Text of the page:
Here's a question I received some time ago from a reader of this blog who is in the process of writing a novel. I thought it'd be a nice way to pass our time while we wait for the latest PIOMAS update. My answer is basically the either/or image on the right, but maybe you come up with other ideas.
I am working on my first novel and want to check on the scientific validity of an idea: If an object were left on the ice near the North Pole how long could it conceivably remain frozen in the ice?
I know that the ice at the North Pole is different than land based ice. Whereas land based ice can reach thicknesses/depths of thousands of feet and exist for tens or hundreds of thousands of years, the ice at the North Pole is only two to three meters thick. I’m sure there is some melt or erosion on the bottom of the ice, and ocean currents keep the cap in constant motion moving ice from the center of the cap to the edge of the cap where it presumable melts or breaks off in the spring and summer. Both of these factors, and more I’m sure, affect the age of the ice at the North Pole.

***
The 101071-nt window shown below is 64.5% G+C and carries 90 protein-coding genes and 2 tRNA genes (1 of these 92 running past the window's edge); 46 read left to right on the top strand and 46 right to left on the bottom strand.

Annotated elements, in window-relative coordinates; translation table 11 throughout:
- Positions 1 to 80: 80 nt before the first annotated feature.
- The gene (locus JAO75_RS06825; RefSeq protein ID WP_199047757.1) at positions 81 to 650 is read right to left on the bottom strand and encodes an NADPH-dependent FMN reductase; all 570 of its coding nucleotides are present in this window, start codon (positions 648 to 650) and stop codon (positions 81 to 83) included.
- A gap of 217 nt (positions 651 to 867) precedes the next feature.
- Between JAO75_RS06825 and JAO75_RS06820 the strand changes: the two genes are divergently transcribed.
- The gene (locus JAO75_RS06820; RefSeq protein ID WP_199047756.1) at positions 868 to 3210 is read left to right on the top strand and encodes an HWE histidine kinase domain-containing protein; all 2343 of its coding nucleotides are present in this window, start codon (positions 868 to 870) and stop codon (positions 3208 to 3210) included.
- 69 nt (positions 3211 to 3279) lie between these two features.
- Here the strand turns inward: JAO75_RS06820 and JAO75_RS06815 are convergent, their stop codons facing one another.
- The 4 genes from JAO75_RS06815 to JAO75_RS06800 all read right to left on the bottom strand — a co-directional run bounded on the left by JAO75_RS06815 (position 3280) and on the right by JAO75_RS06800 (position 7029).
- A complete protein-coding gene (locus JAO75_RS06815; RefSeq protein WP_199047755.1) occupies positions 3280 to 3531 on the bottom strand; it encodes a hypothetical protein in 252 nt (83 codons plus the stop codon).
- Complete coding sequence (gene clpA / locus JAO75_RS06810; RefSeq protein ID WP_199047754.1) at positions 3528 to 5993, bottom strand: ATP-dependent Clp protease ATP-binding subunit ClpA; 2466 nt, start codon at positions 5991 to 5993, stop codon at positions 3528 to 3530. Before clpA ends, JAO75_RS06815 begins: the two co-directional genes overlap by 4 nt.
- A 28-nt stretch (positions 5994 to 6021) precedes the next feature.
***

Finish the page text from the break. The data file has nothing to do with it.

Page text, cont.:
So although my object could remain frozen in Greenland or Antarctica virtually forever there is a plausible time frame that it could remain frozen at the North Pole. My object would have been left on the ice circa 1800.
Thank you for any insight you can give.